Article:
Wednesday, January 22, 2014


A potpourri of stuff here...been a while since I've just done a slice of life. 

I've been watching some movies lately on Netflix.  I go in spurts...several months ago I watched all of the All Creatures Great and Small television series back to back.  Then I watched the first three seasons again.  I'm weird that way.  Stopped at the end of the third season because they changed the female lead, Carol Drinkwater, to another lady...don't remember her name but she wasn't nearly as good.  
So far I've only seen one movie that is memorable for me in this batch...a soppy romantic comedy called Stuck in Love.  There were others but I don't remember their names.  Two of them starred Keira Knightly.  Prior to those films I watched, she was only an emaciated photo on the internet.  Now at least I see there's some talent behind those bones.  Oh yeah, forgot to say that I watched Stuck in Love twice yesterday. Almost forgot to say, saw the second part of the Hobbit film after Christmas.  Considering that the director took less than two hundred pages and created a seven hour mega film (in three parts), he created a LOT of content.  Suffice it to say, if I didn't have people with me, I'd have gotten up and left.

Last year I read the Robert Jordan Wheel of Time series volumes 1-14 three times.  Well, actually, that's a lie.  I started the reread of them in November of 2012.  That was because the 14th and final volume was to be published in January 2013.  I wanted to be up to speed.  Then, after only reading the first nine in two months (these books are all about the size of the Bible and then some), I read the new volume the day it got here.  Was it any good?  I don't know...the original author, Robert Jordan, died a number of years back and Jordan's wife (and the publisher) chose someone to finish the series.  Brandon Sanderson wrote volumes 11-14 from notes that Jordan left. Sanderson did a good job but Jordan, of course, would have been better. That final volume had a chapter longer than some books, 178 pages (Please Lord, don't let Peter Jackson of Lord of the Rings and Hobbit fame ever get his hands on this series to film, it'd probably be 50 hours long and 23 parts!). I read the series in its entirety twice more in the early months of 2013.  I started reading it in 1993 -- it was hard to believe that time investment had come to an end.  Sort of like movies and Lord of the Rings...I go in spurts.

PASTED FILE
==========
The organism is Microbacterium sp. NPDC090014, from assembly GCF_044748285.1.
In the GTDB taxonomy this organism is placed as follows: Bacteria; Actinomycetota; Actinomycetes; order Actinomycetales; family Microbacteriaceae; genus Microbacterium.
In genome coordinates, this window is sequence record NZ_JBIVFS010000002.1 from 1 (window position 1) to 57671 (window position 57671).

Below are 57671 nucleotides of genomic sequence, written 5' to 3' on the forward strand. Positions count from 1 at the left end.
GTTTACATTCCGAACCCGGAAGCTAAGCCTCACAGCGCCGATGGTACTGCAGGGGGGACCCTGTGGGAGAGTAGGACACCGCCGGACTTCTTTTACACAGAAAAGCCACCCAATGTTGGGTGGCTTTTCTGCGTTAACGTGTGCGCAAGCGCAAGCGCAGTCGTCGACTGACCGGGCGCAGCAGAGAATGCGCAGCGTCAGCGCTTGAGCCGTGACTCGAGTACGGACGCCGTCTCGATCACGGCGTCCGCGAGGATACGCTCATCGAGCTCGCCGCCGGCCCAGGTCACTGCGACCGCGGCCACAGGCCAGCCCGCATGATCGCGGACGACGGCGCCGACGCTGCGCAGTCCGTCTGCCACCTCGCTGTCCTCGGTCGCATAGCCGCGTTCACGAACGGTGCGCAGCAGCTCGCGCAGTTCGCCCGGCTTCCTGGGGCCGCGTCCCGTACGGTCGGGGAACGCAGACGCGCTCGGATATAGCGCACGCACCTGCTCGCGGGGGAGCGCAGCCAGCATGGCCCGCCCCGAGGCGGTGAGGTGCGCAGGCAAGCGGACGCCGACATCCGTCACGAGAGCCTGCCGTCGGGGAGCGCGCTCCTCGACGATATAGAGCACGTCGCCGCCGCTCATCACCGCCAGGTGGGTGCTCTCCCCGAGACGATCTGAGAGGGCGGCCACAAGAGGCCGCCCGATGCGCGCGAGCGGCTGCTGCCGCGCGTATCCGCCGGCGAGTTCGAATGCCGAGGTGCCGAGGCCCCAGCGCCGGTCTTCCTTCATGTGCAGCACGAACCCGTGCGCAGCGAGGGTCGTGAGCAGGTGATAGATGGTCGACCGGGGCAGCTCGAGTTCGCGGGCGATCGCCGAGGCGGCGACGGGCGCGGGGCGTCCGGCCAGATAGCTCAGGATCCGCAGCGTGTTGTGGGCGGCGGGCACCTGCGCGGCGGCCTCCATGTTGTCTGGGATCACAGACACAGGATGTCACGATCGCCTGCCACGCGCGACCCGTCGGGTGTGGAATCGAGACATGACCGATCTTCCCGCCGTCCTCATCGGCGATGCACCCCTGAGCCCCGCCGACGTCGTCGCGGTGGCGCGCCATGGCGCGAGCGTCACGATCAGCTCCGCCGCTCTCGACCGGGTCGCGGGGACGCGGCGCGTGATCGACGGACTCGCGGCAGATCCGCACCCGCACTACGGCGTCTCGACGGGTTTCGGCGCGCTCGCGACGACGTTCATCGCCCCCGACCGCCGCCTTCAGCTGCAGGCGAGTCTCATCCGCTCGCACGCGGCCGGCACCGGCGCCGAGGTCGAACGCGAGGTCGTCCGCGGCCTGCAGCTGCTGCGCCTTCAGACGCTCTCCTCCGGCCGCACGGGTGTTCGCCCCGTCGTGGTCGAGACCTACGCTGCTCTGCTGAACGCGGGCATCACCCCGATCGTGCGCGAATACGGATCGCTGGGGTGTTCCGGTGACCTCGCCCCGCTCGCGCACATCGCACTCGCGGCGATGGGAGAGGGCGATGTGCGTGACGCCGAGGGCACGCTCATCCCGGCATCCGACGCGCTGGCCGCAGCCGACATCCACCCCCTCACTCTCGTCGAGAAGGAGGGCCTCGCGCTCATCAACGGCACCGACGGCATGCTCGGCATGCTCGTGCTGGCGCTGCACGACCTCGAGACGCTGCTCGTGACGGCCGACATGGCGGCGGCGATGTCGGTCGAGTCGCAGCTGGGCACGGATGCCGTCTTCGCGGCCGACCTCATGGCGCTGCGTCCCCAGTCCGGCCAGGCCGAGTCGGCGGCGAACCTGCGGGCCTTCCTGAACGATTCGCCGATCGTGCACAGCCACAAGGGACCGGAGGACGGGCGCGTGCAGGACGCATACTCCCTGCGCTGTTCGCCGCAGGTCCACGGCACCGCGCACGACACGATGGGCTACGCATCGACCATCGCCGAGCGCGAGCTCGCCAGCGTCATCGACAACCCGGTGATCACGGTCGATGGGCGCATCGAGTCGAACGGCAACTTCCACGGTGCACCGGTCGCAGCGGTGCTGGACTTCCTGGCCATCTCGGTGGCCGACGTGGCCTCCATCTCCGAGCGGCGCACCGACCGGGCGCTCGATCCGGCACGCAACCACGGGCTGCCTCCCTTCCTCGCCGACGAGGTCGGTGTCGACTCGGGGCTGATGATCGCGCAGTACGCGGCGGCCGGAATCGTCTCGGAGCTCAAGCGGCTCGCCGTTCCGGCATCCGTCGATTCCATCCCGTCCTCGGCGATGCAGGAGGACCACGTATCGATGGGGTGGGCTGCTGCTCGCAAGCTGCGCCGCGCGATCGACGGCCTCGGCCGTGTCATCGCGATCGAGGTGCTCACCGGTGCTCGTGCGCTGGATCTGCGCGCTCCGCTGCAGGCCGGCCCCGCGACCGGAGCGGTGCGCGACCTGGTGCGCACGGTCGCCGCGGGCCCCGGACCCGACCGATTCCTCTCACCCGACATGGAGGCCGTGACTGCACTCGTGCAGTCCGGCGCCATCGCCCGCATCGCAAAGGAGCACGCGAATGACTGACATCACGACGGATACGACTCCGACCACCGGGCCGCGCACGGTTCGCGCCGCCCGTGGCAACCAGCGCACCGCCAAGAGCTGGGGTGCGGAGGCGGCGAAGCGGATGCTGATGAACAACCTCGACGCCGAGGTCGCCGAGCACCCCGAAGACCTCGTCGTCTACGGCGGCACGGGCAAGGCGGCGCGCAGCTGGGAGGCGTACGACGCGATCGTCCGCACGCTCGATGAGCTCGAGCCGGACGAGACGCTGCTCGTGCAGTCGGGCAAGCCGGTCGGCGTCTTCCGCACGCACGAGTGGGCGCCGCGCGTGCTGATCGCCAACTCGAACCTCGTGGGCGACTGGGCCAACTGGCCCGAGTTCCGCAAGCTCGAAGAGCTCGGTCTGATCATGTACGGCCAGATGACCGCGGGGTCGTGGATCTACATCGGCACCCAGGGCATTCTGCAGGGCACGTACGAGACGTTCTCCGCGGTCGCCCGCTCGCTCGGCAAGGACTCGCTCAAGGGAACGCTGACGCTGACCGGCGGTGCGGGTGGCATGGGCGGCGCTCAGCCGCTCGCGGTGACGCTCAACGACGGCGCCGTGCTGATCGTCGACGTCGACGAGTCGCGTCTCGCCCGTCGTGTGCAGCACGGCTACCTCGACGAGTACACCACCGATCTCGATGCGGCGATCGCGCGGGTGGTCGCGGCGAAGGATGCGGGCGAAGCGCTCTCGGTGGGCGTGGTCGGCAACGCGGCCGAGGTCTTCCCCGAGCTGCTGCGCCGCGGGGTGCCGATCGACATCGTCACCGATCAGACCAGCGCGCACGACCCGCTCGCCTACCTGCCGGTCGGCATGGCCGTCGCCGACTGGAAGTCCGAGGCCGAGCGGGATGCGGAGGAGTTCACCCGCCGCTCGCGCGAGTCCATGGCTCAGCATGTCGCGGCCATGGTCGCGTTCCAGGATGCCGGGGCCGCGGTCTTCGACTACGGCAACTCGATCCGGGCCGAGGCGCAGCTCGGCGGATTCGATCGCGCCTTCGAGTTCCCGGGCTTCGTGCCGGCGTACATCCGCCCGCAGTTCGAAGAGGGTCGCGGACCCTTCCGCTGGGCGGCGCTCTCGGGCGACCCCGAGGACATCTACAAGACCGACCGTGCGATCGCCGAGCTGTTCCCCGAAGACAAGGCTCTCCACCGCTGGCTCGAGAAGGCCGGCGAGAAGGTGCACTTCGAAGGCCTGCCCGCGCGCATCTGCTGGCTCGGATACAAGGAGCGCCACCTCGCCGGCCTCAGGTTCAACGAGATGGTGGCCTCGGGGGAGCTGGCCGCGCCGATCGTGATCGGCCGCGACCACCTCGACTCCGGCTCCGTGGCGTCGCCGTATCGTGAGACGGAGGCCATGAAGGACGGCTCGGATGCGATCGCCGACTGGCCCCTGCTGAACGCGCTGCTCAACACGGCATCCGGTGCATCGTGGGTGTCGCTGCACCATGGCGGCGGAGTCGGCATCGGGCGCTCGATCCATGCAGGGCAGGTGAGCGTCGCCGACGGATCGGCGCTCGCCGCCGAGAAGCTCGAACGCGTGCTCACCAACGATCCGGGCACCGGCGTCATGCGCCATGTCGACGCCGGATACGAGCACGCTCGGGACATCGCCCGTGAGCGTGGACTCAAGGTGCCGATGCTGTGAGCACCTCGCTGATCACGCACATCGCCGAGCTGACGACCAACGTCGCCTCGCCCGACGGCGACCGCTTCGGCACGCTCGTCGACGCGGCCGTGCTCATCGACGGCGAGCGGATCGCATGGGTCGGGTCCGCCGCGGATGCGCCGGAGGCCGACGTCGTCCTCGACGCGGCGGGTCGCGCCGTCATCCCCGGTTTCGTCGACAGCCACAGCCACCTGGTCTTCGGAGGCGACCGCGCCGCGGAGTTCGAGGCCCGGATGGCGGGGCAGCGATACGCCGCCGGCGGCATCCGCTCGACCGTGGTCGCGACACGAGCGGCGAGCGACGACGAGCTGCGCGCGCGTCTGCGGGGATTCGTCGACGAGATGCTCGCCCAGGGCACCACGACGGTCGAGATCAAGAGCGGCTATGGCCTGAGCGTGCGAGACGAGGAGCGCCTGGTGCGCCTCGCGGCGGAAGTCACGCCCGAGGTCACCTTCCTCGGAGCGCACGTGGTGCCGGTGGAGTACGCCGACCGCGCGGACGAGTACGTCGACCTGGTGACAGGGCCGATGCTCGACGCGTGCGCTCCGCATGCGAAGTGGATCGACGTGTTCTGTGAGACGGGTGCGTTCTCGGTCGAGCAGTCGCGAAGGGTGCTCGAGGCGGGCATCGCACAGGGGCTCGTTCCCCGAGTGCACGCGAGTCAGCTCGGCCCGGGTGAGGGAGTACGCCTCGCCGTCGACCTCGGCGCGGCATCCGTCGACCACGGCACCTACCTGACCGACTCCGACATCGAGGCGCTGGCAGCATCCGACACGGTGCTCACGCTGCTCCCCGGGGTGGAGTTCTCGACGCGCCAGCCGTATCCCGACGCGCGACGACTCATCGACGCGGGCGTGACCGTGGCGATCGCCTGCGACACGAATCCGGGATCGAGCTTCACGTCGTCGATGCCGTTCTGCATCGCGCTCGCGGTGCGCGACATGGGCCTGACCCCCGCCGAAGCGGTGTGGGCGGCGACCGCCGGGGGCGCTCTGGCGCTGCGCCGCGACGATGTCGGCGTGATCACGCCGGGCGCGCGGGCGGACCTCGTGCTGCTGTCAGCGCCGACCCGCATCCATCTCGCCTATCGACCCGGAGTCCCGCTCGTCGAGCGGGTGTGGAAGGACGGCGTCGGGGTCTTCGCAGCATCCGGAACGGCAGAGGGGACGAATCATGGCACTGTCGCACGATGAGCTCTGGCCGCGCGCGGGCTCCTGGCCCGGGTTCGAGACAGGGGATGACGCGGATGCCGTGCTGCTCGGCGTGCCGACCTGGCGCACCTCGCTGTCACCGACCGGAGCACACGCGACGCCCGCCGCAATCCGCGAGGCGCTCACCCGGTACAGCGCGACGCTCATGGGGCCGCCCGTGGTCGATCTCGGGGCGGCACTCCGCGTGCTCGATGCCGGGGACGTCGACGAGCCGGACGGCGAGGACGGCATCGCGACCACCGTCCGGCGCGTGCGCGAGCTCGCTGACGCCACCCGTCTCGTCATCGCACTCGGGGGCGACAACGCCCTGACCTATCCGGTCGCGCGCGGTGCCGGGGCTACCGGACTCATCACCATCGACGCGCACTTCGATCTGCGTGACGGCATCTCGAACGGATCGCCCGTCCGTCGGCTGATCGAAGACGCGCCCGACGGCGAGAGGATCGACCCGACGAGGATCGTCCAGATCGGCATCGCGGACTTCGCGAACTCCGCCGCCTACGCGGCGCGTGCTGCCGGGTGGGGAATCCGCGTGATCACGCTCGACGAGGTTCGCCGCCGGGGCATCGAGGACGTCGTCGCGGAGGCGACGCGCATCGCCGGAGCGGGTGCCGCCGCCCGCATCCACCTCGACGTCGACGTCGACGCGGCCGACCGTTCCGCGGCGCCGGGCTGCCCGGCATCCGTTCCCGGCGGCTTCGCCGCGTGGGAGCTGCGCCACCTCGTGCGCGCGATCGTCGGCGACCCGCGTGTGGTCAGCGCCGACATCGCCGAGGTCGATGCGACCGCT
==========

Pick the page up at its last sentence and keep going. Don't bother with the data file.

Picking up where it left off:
The winter of 2013/2014 has been surprisingly mild.  I feel almost guilty saying this since most of the US has been stuck in a deep freeze.  We've had little snow and I've noticed in a few places, green NEW grass has been growing.   If this is global warming, I'll keep it (before winter started, we DID have ten days of colder weather than Alaska).  So far, we've been heating most of the house with the wood stove.  Our own woodlot has been providing most of the stove's fodder.  There are a plethora of dead limbs and piles of cut ones throughout the wood lot.  Those have been waiting for me to burn but we're burning them a little differently than originally planned.  Anything over 2 inches in diameter is coming back to the house for stove fuel. It takes a lot of wood but we have a lot to use.  Probably five or six years worth at this rate.

Several of the trees in the woodlot were dead because of horses who were pastured there.  Bored, they have chewed bark off some of them (wonder what makes them choose one over the other?) and "girdled" it.